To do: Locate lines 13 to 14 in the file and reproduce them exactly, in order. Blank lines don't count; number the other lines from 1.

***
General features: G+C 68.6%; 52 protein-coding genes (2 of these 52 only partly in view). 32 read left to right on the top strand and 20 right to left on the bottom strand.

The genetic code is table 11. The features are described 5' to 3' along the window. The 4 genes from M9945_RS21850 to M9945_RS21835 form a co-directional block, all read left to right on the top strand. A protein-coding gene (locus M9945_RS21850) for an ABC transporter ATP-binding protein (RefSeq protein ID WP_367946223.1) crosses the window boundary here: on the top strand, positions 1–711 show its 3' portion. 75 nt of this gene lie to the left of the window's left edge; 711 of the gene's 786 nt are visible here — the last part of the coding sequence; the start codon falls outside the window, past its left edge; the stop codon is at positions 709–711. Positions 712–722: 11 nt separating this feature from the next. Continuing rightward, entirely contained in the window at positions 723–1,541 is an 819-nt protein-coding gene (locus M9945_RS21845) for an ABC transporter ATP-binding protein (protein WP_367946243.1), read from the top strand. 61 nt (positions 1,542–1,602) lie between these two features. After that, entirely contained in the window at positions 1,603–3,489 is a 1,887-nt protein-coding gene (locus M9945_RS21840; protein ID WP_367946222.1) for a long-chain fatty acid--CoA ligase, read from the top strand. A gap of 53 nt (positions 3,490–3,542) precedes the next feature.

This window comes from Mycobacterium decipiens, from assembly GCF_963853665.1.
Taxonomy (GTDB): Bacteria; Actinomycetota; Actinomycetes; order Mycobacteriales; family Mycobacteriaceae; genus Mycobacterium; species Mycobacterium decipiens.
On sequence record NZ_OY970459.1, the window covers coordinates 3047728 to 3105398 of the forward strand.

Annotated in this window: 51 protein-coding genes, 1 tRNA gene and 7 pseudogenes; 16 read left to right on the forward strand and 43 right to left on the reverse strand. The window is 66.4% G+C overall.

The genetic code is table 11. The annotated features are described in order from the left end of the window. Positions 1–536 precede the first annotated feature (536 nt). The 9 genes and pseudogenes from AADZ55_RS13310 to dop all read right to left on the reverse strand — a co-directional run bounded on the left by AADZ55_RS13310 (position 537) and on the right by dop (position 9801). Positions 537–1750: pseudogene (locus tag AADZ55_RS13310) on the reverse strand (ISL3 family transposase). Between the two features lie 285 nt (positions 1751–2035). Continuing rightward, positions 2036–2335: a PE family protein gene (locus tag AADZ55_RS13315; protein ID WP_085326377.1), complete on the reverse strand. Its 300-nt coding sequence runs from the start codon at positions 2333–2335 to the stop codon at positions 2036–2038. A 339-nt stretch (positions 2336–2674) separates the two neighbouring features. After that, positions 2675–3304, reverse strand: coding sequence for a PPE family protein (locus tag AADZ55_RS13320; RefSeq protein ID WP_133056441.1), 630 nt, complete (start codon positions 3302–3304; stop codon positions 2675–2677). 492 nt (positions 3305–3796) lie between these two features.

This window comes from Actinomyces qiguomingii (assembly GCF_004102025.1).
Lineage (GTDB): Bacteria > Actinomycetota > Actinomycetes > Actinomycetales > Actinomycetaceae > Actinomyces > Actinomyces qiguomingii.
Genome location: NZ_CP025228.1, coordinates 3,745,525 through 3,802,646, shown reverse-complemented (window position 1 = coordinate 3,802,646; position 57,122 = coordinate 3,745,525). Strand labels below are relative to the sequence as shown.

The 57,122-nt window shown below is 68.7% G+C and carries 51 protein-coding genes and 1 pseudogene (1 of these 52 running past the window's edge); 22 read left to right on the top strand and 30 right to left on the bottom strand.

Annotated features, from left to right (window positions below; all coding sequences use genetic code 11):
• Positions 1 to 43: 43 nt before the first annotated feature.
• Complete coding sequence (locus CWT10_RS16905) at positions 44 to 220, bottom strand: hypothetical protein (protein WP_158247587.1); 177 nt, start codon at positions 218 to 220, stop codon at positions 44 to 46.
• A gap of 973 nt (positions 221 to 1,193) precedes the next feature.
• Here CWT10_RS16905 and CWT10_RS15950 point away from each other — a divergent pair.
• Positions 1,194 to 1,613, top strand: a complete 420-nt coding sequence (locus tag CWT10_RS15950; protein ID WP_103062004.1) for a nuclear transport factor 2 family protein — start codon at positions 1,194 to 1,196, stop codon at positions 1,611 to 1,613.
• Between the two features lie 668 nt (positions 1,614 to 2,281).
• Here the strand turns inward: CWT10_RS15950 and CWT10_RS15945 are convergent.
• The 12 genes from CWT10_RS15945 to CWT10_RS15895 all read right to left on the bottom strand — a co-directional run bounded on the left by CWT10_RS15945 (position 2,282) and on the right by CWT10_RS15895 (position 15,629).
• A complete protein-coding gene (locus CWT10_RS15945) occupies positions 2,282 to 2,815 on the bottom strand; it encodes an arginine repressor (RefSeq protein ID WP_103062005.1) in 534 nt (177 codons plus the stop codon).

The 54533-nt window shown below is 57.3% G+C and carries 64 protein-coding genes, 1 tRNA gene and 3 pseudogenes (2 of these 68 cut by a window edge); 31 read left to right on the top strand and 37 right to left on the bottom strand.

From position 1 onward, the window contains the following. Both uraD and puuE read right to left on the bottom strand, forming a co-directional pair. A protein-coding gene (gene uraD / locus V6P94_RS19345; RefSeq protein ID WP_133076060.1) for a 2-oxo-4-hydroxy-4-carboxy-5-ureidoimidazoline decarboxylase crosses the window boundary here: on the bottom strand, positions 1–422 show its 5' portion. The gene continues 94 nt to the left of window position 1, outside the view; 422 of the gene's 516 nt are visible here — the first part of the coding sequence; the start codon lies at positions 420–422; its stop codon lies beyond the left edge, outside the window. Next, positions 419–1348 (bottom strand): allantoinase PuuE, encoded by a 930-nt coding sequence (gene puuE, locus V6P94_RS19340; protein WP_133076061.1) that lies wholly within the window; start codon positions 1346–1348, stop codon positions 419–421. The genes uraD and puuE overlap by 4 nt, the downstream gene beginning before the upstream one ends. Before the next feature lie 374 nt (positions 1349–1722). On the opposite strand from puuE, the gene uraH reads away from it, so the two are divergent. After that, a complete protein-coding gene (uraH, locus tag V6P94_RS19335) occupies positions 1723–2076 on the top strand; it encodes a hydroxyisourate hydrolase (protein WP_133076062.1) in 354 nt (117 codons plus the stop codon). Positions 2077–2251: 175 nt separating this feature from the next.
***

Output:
• Positions 1 to 43: 43 nt before the first annotated feature.
• Complete coding sequence (locus CWT10_RS16905) at positions 44 to 220, bottom strand: hypothetical protein (protein WP_158247587.1); 177 nt, start codon at positions 218 to 220, stop codon at positions 44 to 46.